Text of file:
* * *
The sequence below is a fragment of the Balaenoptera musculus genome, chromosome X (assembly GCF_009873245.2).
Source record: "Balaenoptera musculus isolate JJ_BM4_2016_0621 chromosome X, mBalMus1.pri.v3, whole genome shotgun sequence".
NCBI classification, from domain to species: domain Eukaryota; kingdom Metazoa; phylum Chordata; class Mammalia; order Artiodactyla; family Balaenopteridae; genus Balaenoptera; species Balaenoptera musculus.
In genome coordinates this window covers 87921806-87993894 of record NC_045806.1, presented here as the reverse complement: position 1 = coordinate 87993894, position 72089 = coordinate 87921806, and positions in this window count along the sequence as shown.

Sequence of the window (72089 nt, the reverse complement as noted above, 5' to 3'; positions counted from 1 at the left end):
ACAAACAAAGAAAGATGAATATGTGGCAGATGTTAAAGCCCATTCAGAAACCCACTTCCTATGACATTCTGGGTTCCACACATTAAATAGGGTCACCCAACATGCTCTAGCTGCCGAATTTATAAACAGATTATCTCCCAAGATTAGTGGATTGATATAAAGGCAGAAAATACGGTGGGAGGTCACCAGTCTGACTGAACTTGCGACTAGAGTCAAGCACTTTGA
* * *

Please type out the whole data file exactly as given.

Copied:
The sequence below is a fragment of the Balaenoptera musculus genome, chromosome X (assembly GCF_009873245.2).
Source record: "Balaenoptera musculus isolate JJ_BM4_2016_0621 chromosome X, mBalMus1.pri.v3, whole genome shotgun sequence".
NCBI classification, from domain to species: domain Eukaryota; kingdom Metazoa; phylum Chordata; class Mammalia; order Artiodactyla; family Balaenopteridae; genus Balaenoptera; species Balaenoptera musculus.
In genome coordinates this window covers 87921806-87993894 of record NC_045806.1, presented here as the reverse complement: position 1 = coordinate 87993894, position 72089 = coordinate 87921806, and positions in this window count along the sequence as shown.

Sequence of the window (72089 nt, the reverse complement as noted above, 5' to 3'; positions counted from 1 at the left end):
ACAAACAAAGAAAGATGAATATGTGGCAGATGTTAAAGCCCATTCAGAAACCCACTTCCTATGACATTCTGGGTTCCACACATTAAATAGGGTCACCCAACATGCTCTAGCTGCCGAATTTATAAACAGATTATCTCCCAAGATTAGTGGATTGATATAAAGGCAGAAAATACGGTGGGAGGTCACCAGTCTGACTGAACTTGCGACTAGAGTCAAGCACTTTGA